The National Audit Office has published a report dated 17 December 2013 (the “NAO Report”) on confiscation orders, which are the main mechanism that the UK Government uses in carrying out its policy to deprive criminals of the proceeds of their crimes.

Confiscation orders in tax fraud, corruption, insider dealing and other white collar cases can run into millions, if not tens of millions, of pounds and can be made against companies as well as individuals.

The NAO Report indicates that the confiscation regime is not functioning well with the key statement being that an estimated £0.26 is confiscated for every £100 of criminal proceeds.

The Proceeds of Crime Act 2002 (“POCA”) is the main legislation underpinning confiscation. Under POCA, following conviction of a relevant offender, the presiding judge will:

  • Define the “criminal benefit” obtained by an offender either in terms of a specific crime, or based on a judgment that the offender has had a criminal lifestyle. In the latter case, assets and expenditure over the previous six years can be included in the benefit calculation.
  • Impose an order with a value based on the amount of criminal benefit unless the offender does not have the assets, in which case the order value is reduced to the available amount. The burden is on the defendant to show how much he is able to pay.

The NAO Report indicates that:

  • The National Fraud Authority’s estimated loss to the UK economy from fraud in 2012-13 is £56 billion.
  • In 2012-13, courts in England and Wales set 6,392 confiscation orders, which together encompassed £1.6 billion of criminal benefit, and had a total imposition value of £318 million based on the assets deemed available.
  • In 2012-13 enforcement agencies collected a total of £133 million from confiscation orders.
  • The estimated annual cost of the end-to-end confiscation process is £102 million.

One of the problems the confiscation regime faces, particularly in cases involving complex financial fraud, is that offenders under investigation may have hidden assets across the world using opaque legal structures. Investigators then face difficulties in tracing the assets. Even if assets are successfully traced, it can be difficult to enforce a confiscation order overseas. Third party claims regarding assets are a further complicating factor.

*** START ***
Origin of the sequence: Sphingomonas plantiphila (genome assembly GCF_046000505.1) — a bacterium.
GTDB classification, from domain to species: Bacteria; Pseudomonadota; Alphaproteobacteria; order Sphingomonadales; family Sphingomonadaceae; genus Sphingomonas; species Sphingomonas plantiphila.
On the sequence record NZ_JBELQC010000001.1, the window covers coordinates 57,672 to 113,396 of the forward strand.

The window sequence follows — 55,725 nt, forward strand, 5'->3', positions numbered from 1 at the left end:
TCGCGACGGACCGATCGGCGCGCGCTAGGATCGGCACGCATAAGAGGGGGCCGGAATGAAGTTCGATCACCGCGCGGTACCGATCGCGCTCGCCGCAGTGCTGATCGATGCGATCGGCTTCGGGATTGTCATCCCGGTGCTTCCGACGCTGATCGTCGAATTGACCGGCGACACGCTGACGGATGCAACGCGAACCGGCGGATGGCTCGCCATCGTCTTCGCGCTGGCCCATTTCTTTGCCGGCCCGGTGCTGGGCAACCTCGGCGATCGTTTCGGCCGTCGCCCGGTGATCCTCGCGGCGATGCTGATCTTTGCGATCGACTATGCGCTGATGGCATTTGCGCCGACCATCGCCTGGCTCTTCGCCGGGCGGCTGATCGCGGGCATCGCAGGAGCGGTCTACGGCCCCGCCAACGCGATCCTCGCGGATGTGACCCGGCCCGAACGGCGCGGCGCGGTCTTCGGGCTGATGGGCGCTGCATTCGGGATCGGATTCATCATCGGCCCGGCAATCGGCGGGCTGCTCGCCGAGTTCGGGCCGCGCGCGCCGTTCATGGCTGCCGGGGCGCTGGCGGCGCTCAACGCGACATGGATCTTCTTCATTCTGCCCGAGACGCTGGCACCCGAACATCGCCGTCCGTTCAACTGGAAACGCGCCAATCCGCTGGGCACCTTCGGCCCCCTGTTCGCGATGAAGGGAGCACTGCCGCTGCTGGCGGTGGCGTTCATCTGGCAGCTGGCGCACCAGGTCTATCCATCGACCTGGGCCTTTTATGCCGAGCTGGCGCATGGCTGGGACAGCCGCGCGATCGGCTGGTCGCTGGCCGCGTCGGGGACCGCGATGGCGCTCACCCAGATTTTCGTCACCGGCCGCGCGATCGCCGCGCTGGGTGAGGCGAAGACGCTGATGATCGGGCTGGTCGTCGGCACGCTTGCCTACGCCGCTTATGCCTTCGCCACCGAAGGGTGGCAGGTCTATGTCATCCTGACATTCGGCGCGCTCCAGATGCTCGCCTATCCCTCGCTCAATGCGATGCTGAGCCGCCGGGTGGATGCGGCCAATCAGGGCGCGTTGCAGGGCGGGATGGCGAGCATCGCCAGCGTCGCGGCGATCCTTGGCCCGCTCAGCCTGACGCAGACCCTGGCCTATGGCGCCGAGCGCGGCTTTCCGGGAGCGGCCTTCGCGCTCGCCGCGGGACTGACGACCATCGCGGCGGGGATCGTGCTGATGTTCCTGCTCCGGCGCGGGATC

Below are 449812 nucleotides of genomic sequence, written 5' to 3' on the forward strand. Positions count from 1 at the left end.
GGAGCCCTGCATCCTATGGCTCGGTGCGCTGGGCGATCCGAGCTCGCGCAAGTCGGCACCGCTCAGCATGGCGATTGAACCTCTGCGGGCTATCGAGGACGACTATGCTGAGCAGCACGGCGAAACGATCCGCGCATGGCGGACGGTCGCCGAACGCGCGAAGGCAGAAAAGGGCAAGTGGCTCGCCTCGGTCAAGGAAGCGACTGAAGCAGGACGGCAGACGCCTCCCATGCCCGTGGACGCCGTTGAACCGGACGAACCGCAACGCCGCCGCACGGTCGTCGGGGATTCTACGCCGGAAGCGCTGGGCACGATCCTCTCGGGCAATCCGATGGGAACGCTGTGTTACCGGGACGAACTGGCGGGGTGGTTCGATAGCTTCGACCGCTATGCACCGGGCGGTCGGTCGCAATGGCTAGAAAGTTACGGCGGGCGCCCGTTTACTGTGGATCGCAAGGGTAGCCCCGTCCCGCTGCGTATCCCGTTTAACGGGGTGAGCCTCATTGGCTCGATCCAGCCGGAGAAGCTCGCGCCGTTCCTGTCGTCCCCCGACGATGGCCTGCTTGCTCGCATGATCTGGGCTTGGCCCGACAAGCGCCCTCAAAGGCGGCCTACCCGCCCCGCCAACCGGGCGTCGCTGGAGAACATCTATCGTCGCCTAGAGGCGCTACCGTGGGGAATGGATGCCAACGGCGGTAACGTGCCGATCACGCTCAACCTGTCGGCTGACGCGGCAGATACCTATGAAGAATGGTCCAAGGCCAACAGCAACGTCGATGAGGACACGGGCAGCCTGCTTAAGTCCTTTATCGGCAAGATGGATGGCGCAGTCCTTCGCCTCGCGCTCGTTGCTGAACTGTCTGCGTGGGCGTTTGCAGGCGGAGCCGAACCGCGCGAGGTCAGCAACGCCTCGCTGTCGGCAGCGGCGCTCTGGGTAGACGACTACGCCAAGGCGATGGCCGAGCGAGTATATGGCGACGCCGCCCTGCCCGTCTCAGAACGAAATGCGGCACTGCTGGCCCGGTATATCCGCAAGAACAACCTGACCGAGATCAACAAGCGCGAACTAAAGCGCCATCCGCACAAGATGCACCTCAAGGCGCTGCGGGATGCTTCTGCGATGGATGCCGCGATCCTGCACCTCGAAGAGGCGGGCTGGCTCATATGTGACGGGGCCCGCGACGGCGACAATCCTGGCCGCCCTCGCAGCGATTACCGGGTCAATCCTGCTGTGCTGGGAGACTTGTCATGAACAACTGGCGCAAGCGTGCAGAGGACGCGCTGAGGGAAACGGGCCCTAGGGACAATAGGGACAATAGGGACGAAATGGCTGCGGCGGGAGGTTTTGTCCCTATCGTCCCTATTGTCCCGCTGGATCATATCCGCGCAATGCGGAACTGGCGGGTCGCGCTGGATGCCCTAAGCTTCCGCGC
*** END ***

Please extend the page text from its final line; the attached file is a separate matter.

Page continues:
A restraint order is one way a prosecutor can deal with this issue. A restraint order freezes property in order to preserve those assets which may subsequently be considered necessary to satisfy a confiscation order. Under POCA, a restraint order can be made at an early stage of the investigation, before an individual is charged.

The NAO Report notes that 1,368 restraint orders were imposed in 2012-13, freezing £424.9 million of assets. However, the NAO considers that the restraint regime is underutilised and that this means that offenders are being allowed the opportunity to hide or dispose of assets. The NAO are of the view that if specialist financial investigators are instructed early on in a case, they are better able to assess a suspect’s assets and should a confiscation order be made, the assets should be easier to recover.

The initial stages of an investigation are often the most important. Not all investigations will result in court proceedings and expert advice at an initial stage may mean that an investigation does not proceed. Restraint at an early stage can therefore be devastating to the defence as under the POCA restraint regime there is no carve out for the private payment of legal fees regarding the suspected or charged offence which triggered the restraint proceedings or the restraint proceedings themselves. This means that if a defendant or suspect is restrained, they will be unable to pay privately for their legal representation of choice, unless they have access to a third party funder such as an insurer or employer. The state will therefore fund the defence, subject to any contribution regarding such legal aid that the defendant is required to make.

The argument for this infringement on the rights of an individual is the availability of a publicly funded lawyer. However, a privately funded defence will always be preferable for an individual as it will be free of any limitations set by the Legal Services Commission and enable a defendant and their solicitor to conduct a case in the best way possible.

There is legislation not yet in force which requires that a restraint order must be made subject to an exception enabling a defendant to make mandatory contributions towards public funding. However, given that the confiscation regime is not as effective as originally envisaged in depriving criminals of their assets, a similar carve out for private legal fees enacted by Parliament would be both proportionate and in the interests of justice. This would allow a defendant with significant assets to fund their case, rather than having to rely on the public purse to do so. It also avoids the scenario where the state funds a defendant, the defendant is convicted and only a small percentage of the confiscation order is ultimately recovered by the state.